This audio podcast has been transcribed using an automated service. Please forgive any typographic errors or other transcription flaws.
Okay. So some patients ask me like, you know what I want you to do just one part of my septum, or could you correct this or correct that. What I do is I call it complete septoplasty because I try to correct and complete the entire septum. And the reason I do this is because septoplasty by itself is one of the least successful procedures. If you look at all commerce and septoplasty the overall satisfaction rate is gonna be between anywhere from 50 to 80%. And this was on a study by a new one serving in long term results of septoplasty. So you’re seeing that basically 20 to 50% of patients. Who’ve had a septoplasty note that it fails, and that’s not really an encouraging number for patients who are trying to improve their breathing. The second question you ask is aside from this is why
Is this failing? And the reason this is failing is that patients note the severe deviation of the caudal septum, the anterior septum, where most of these septal deviations are occurring. And so for me looking at this, this is a very difficult prompt to correct deviated septum. And my role as a rhinoplasty surgeon is twofold. Number one is I want to improve the foundation of your nose. So functionally, your nose works the best that it can. But the second thing is I want your foundation to be as straight as possible because I want your nose to aesthetically look the best. So, I do this technique called complete septoplasty. And a big part of this technique is I try to straighten out the entire septum, including the hardest part to straighten out, which is the anterior wall caudal aspect of it, but also the top part of the septum.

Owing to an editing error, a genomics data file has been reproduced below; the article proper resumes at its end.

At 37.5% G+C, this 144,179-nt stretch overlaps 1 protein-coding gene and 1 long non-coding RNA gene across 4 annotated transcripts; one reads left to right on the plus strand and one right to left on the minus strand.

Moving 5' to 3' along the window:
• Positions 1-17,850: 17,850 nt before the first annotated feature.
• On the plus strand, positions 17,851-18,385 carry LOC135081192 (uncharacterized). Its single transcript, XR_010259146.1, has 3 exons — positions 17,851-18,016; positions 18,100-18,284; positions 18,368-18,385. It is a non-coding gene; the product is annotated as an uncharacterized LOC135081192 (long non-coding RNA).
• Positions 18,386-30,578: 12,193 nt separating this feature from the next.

And then all these little simulations, deviations, and spurs. These are little things that occur in the airway that jump out. It is not possible to remove these safely without using a tool like a Piezo ultrasonic tool. And so it’s very time consuming. But what I do is I remove all these little bone deviations so that the septum is as thin as straight and as strong as possible. And that means I release the septum, make this as straight as possible and remove all these little deviations.
Does that lead to better results? In my honest opinion, I think it does. And I have some data that’s preliminary that I can back it up with with something called a nose scale. And do I think that patients would benefit from this approach? In my opinion, if you’re gonna do a septoplasty, you might as well straighten out the whole thing because otherwise, statistically speaking, there’s a good chance that you’re gonna want to do some type of surgery or something else Down the line.
So septoplasty, if you’re gonna do it, do the whole thing. Very tough to do a complete septoplasty, but that’s my approach.